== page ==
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American Isis: The Life and Art of Sylvia Plath Hardcover – January 29, 2013
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*Starred Review* In spite of all that has been written about Sylvia Plath’s incendiary poetry, her doomed marriage to poet Ted Hughes, her suicide, and the vicious struggle over her literary estate, accomplished biographer Rollyson presents a fresh, focused, and clarifying interpretation of her “protean personality” and radical work. He kicks things off with a jolt: “Sylvia Plath is the Marilyn Monroe of modern literature.” On his way to substantiating this bold assertion, Rollyson draws on newly available materials, retrieves overlooked aspects of Plath’s life, decodes her fascination with the great deity Isis, and recognizes her intense, ultimately unsustainable ambition to be a paramount force. We see Plath as a high-IQ girl shattered by her father’s death, preternaturally close to her mother, and precociously devoted to writing and winning prizes. Rollyson offers intriguing insights into Plath’s ardor for popular culture, including such melodramatic fiction as Stella Dallas, by Olive Higgins Prouty, who became a mentor as Plath struggled to write both poetry and potboilers. In his true-life page-turner, Rollyson astutely deciphers Plath’s complicated love life and attempt to retain emotional distance, ex-pat life in England, jump-starting of Hughes’ career while relentlessly pursuing her own, and catastrophic depression. Rollyson unveils brilliant, driven, spotlight-craving Plath as an exceptional, trailblazing artist who pushed herself to be a goddess until she could do no more. --Donna Seaman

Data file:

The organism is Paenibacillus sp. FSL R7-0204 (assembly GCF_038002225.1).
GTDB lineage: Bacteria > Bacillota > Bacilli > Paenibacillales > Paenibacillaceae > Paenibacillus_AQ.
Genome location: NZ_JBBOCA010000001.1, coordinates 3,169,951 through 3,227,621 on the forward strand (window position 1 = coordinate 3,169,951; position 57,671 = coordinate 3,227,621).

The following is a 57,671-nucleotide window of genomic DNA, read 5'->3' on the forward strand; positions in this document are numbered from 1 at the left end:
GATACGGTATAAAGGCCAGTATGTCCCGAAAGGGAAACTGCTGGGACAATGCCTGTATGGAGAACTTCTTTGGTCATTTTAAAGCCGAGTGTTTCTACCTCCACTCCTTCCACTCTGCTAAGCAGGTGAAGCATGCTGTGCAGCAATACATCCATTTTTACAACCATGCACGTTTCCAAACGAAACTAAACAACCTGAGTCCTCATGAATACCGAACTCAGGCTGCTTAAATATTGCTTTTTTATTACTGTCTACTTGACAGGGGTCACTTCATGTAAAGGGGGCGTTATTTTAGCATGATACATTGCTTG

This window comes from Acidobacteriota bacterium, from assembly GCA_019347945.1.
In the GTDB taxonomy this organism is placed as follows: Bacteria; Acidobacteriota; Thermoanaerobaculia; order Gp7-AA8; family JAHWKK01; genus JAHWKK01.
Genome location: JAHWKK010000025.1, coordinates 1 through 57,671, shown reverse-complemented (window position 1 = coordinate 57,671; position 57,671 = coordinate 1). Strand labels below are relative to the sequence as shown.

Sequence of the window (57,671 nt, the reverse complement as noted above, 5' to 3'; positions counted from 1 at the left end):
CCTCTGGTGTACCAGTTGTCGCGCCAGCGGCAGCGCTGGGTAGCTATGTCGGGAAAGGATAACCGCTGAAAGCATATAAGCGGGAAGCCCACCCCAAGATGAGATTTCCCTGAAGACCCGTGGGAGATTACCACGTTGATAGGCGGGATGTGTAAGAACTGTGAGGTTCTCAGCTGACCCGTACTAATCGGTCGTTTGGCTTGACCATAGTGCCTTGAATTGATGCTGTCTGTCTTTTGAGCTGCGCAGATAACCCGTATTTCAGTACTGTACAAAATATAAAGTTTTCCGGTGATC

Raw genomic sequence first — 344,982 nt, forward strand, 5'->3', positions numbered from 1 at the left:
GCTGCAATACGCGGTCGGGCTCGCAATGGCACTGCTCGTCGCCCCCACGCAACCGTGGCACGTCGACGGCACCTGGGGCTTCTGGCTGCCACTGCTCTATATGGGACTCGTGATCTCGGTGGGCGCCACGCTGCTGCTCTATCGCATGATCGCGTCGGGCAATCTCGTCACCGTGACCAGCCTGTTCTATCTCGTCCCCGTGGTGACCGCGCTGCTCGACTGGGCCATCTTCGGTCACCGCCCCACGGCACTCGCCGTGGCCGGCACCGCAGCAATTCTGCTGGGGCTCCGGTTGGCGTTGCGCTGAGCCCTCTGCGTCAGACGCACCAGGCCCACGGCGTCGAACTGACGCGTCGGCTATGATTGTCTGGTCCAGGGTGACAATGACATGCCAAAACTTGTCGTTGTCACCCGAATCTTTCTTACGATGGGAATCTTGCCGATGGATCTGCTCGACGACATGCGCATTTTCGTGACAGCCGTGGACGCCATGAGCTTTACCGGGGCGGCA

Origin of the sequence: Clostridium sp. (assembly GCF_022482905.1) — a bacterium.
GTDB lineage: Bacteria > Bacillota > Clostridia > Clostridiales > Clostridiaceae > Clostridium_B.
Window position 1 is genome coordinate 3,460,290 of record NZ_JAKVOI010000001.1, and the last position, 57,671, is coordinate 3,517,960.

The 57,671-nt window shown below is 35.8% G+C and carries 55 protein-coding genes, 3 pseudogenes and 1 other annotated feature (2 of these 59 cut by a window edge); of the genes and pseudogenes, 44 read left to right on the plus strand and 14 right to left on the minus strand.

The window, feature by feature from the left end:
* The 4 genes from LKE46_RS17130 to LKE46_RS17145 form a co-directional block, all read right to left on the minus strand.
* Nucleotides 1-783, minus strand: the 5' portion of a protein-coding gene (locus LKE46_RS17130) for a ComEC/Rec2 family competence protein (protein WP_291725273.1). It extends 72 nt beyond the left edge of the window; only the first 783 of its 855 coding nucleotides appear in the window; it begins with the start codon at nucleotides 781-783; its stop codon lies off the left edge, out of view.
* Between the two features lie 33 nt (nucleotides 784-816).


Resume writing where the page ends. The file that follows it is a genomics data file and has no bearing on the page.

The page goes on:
"The figure that emerges from Rollyson's study is certainly compelling, and very much a woman of her moment and culture." ---Publishers Weekly --This text refers to the MP3 CD edition.
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But as a book about Plath, there is some new information, but not much. It's just presented in a different package with a newer bow. If you've never read about Plath's story, then this is a good place to start. If you've read other biographies, then it could be worth a read depending on your interests. Overall, it's a good book-- but the highlights for me were the comparisons with Monroe.
Author A.M Torres author of Shadowed Tears and Turmoil.